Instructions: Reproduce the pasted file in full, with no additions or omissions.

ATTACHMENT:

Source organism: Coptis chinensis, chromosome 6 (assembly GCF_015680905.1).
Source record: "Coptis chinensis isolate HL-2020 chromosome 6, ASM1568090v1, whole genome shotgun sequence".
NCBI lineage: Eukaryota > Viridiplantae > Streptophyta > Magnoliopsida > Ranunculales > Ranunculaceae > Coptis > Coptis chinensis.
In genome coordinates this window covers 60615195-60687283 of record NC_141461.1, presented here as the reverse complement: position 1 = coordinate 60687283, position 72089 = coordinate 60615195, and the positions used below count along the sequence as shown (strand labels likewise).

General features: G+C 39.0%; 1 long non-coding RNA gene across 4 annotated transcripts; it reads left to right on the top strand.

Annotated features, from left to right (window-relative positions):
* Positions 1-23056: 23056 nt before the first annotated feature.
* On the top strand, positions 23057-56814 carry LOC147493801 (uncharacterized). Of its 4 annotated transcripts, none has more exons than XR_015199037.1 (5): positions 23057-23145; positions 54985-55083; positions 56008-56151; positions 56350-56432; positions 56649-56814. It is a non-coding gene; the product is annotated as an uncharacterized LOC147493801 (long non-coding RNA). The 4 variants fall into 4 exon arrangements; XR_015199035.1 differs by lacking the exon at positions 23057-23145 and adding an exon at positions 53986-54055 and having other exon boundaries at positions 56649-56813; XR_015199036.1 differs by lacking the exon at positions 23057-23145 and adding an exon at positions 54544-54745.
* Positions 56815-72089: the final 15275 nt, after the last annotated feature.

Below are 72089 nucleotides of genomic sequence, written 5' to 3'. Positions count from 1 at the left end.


Source organism: Coptis chinensis, chromosome 6 (assembly GCF_015680905.1).
Source record: "Coptis chinensis isolate HL-2020 chromosome 6, ASM1568090v1, whole genome shotgun sequence".
NCBI lineage: Eukaryota > Viridiplantae > Streptophyta > Magnoliopsida > Ranunculales > Ranunculaceae > Coptis > Coptis chinensis.
In genome coordinates this window covers 60615195-60687283 of record NC_141461.1, presented here as the reverse complement: position 1 = coordinate 60687283, position 72089 = coordinate 60615195, and the positions used below count along the sequence as shown (strand labels likewise).

General features: G+C 39.0%; 1 long non-coding RNA gene across 4 annotated transcripts; it reads left to right on the top strand.

Annotated features, from left to right (window-relative positions):
* Positions 1-23056: 23056 nt before the first annotated feature.
* On the top strand, positions 23057-56814 carry LOC147493801 (uncharacterized). Of its 4 annotated transcripts, none has more exons than XR_015199037.1 (5): positions 23057-23145; positions 54985-55083; positions 56008-56151; positions 56350-56432; positions 56649-56814. It is a non-coding gene; the product is annotated as an uncharacterized LOC147493801 (long non-coding RNA). The 4 variants fall into 4 exon arrangements; XR_015199035.1 differs by lacking the exon at positions 23057-23145 and adding an exon at positions 53986-54055 and having other exon boundaries at positions 56649-56813; XR_015199036.1 differs by lacking the exon at positions 23057-23145 and adding an exon at positions 54544-54745.
* Positions 56815-72089: the final 15275 nt, after the last annotated feature.

Below are 72089 nucleotides of genomic sequence, written 5' to 3'. Positions count from 1 at the left end.